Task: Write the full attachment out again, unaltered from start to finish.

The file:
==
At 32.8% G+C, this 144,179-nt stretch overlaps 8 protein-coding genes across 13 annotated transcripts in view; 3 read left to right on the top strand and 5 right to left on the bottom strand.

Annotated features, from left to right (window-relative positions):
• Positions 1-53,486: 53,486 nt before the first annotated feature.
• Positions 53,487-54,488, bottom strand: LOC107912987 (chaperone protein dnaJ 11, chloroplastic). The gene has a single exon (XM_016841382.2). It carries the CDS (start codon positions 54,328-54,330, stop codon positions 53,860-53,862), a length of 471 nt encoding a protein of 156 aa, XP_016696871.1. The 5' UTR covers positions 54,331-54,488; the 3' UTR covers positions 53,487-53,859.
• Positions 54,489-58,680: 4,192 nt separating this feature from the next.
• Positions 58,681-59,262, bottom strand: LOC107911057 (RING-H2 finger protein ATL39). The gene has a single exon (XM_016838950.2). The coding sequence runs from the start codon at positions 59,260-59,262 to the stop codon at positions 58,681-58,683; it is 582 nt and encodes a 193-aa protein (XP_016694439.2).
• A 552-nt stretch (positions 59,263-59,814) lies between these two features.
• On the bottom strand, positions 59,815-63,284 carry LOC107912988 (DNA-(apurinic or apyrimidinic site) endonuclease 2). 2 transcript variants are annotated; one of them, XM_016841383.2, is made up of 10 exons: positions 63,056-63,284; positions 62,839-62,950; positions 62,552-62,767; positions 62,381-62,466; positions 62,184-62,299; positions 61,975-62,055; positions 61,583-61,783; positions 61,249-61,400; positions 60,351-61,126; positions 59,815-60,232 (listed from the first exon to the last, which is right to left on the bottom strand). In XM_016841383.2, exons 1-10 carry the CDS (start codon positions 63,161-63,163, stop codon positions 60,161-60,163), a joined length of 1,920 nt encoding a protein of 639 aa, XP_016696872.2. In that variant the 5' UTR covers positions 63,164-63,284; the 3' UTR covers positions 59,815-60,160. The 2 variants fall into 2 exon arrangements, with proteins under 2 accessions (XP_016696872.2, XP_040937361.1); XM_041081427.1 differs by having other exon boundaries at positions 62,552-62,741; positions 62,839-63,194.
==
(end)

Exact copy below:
At 32.8% G+C, this 144,179-nt stretch overlaps 8 protein-coding genes across 13 annotated transcripts in view; 3 read left to right on the top strand and 5 right to left on the bottom strand.

Annotated features, from left to right (window-relative positions):
• Positions 1-53,486: 53,486 nt before the first annotated feature.
• Positions 53,487-54,488, bottom strand: LOC107912987 (chaperone protein dnaJ 11, chloroplastic). The gene has a single exon (XM_016841382.2). It carries the CDS (start codon positions 54,328-54,330, stop codon positions 53,860-53,862), a length of 471 nt encoding a protein of 156 aa, XP_016696871.1. The 5' UTR covers positions 54,331-54,488; the 3' UTR covers positions 53,487-53,859.
• Positions 54,489-58,680: 4,192 nt separating this feature from the next.
• Positions 58,681-59,262, bottom strand: LOC107911057 (RING-H2 finger protein ATL39). The gene has a single exon (XM_016838950.2). The coding sequence runs from the start codon at positions 59,260-59,262 to the stop codon at positions 58,681-58,683; it is 582 nt and encodes a 193-aa protein (XP_016694439.2).
• A 552-nt stretch (positions 59,263-59,814) lies between these two features.
• On the bottom strand, positions 59,815-63,284 carry LOC107912988 (DNA-(apurinic or apyrimidinic site) endonuclease 2). 2 transcript variants are annotated; one of them, XM_016841383.2, is made up of 10 exons: positions 63,056-63,284; positions 62,839-62,950; positions 62,552-62,767; positions 62,381-62,466; positions 62,184-62,299; positions 61,975-62,055; positions 61,583-61,783; positions 61,249-61,400; positions 60,351-61,126; positions 59,815-60,232 (listed from the first exon to the last, which is right to left on the bottom strand). In XM_016841383.2, exons 1-10 carry the CDS (start codon positions 63,161-63,163, stop codon positions 60,161-60,163), a joined length of 1,920 nt encoding a protein of 639 aa, XP_016696872.2. In that variant the 5' UTR covers positions 63,164-63,284; the 3' UTR covers positions 59,815-60,160. The 2 variants fall into 2 exon arrangements, with proteins under 2 accessions (XP_016696872.2, XP_040937361.1); XM_041081427.1 differs by having other exon boundaries at positions 62,552-62,741; positions 62,839-63,194.